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Commercial Court considers grant of declaratory relief in context of ongoing foreign proceedings


In an important judgment handed down today reported at [2020] EWHC 2436 (Comm)), the Hon Mrs Justice Cockerill ruled on BNP Paribas SA’s claims for declaratory relief arising out of an interest rate hedging arrangement (‘Swap’) entered into between BNP Paribas SA (‘the bank’) and Trattamento Rifiuti Metropolitani SpA (‘TRM’). The Swap was entered into in connection with TRM’s borrowings from the bank under a Financing Agreement (the FA) governed by Italian law. The Swap was on standard ISDA terms, subject to English law, but with a bespoke schedule referencing inter alia the FA.

Part of the context for the case was an ongoing action brought by TRM in the Tribunale di Torino claiming compensation against the bank under the FA and, inter alia, on the basis of other Italian law provisions.

This case will be of particular interest for practitioners as it is believed to be the only case where a Swaps claim for negative declaratory relief intended to be deployed in foreign proceedings has proceeded to a fully-contested trial. While case-law has demonstrated the willingness of the English courts to take an expansive view of their jurisdiction in Swaps disputes, this judgment shows that a claimant should not assume, just because the English Court has determined that it has jurisdiction for the claims for negative declaratory relief, that it will in fact grant any or all of such relief following a trial.

The judgment will also be of particular interest to:

  • defendants facing claims in the English court for declaratory relief;
  • foreign defendants considering resisting the English court’s jurisdiction for claims for declaratory relief against a backdrop of ongoing or contemplated foreign proceedings; and,
  • foreign defendants choosing or being compelled to fight such declaratory relief claims on their merits before the English courts (assuming no or a lost jurisdictional contest).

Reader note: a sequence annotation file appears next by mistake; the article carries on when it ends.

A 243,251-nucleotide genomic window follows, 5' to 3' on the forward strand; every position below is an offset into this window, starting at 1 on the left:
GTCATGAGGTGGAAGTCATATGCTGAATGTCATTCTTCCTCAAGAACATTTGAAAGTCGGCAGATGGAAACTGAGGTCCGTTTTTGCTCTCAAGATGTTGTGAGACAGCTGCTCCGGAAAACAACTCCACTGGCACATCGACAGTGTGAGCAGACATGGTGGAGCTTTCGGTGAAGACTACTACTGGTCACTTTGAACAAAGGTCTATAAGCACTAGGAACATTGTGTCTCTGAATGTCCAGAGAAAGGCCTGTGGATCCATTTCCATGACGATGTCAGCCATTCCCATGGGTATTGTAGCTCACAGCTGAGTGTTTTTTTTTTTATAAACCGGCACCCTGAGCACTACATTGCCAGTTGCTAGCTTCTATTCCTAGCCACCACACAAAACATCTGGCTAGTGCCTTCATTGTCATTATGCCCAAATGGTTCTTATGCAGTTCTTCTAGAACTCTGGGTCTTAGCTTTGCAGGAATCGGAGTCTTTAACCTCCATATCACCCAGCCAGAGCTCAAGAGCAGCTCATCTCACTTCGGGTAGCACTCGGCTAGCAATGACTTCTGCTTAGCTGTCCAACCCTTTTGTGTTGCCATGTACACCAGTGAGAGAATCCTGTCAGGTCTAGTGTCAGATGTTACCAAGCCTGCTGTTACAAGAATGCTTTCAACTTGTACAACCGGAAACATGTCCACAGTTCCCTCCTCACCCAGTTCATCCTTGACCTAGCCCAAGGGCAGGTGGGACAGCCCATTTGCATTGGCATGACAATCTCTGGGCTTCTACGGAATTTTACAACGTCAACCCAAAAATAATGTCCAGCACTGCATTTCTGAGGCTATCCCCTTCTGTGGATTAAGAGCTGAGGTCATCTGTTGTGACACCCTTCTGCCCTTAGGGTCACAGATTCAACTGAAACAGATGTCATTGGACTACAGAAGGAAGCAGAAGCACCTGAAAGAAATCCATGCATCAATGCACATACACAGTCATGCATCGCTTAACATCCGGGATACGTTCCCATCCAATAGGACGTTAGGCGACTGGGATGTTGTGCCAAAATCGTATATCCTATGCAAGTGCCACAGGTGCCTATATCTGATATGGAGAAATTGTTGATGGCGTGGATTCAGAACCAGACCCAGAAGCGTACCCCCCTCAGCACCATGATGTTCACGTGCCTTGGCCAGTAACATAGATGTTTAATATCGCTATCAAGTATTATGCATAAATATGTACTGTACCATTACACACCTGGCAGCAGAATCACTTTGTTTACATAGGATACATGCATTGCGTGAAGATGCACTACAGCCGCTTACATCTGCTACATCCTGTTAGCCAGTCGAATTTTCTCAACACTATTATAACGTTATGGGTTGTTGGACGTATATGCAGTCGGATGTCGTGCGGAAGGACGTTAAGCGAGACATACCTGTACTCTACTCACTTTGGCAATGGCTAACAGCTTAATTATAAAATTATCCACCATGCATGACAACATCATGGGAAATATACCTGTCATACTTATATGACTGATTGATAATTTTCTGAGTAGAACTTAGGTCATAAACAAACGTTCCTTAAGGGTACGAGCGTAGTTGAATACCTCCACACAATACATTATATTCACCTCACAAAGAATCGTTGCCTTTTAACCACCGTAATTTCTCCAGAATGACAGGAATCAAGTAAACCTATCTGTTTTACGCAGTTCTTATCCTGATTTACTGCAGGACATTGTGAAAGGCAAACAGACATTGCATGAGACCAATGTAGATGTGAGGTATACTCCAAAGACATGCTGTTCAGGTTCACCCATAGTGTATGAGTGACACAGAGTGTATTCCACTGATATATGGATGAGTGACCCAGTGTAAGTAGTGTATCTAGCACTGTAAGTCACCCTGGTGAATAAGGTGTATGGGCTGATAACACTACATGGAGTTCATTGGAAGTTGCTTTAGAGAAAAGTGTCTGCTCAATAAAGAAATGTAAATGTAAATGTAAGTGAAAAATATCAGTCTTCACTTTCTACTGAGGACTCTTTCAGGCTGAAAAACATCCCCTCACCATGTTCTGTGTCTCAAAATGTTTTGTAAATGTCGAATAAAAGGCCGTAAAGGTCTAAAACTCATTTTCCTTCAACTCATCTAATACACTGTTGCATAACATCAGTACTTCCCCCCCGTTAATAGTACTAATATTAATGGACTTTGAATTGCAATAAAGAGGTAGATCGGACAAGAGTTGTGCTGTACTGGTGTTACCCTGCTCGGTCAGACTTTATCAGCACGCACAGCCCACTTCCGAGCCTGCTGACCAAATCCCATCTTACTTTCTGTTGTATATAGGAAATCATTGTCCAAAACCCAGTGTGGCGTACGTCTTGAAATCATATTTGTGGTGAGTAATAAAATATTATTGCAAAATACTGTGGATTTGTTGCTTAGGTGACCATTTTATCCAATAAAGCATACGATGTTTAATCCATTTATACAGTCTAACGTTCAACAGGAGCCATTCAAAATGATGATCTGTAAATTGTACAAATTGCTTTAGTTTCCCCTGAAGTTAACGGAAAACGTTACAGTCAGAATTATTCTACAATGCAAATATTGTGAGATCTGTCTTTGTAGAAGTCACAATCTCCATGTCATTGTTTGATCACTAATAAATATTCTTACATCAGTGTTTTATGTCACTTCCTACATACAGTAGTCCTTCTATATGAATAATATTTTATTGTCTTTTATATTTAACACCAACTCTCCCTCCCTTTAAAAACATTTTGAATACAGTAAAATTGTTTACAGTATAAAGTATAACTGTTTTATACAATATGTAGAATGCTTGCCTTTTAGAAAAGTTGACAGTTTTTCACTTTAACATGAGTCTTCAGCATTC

The judge began by rejecting an argument by the bank that prior decisions of English courts including the Court of Appeal on whether the English court had jurisdiction to try the claim created issue estoppels in the bank’s favour in relation to the merits of whether any of the declarations should be granted.

Turning to the declarations sought by the bank themselves, in summary, whilst the judge granted the bank declarations, expressed as a matter of English law, which mirrored or tracked express provisions in the ISDA, she agreed with TRM in refusing the wider declarations sought by the bank (one of which the judge described as “the single most contentious declaration before me”) which, inter alia, had the potential for creating a confusion for the Italian court. In particular, the Bank was refused a) a broadly worded declaration of non-liability, b) an indemnity and c) a pre-emptive declaration concerning limitation.

The judgment leaves the parties, and the Italian Court, clear as to their respective positions under English law, without trespassing on the Italian Claim and any jurisdiction of the Italian court thereon.

This is a link to the judgment. For a more in depth analysis of this important case see on this site the article prepared by Charles Samek KC and James Bickford Smith at

Charles Samek KC and James Bickford Smith acted for TRM, instructed by Collyer Bristow LLP.

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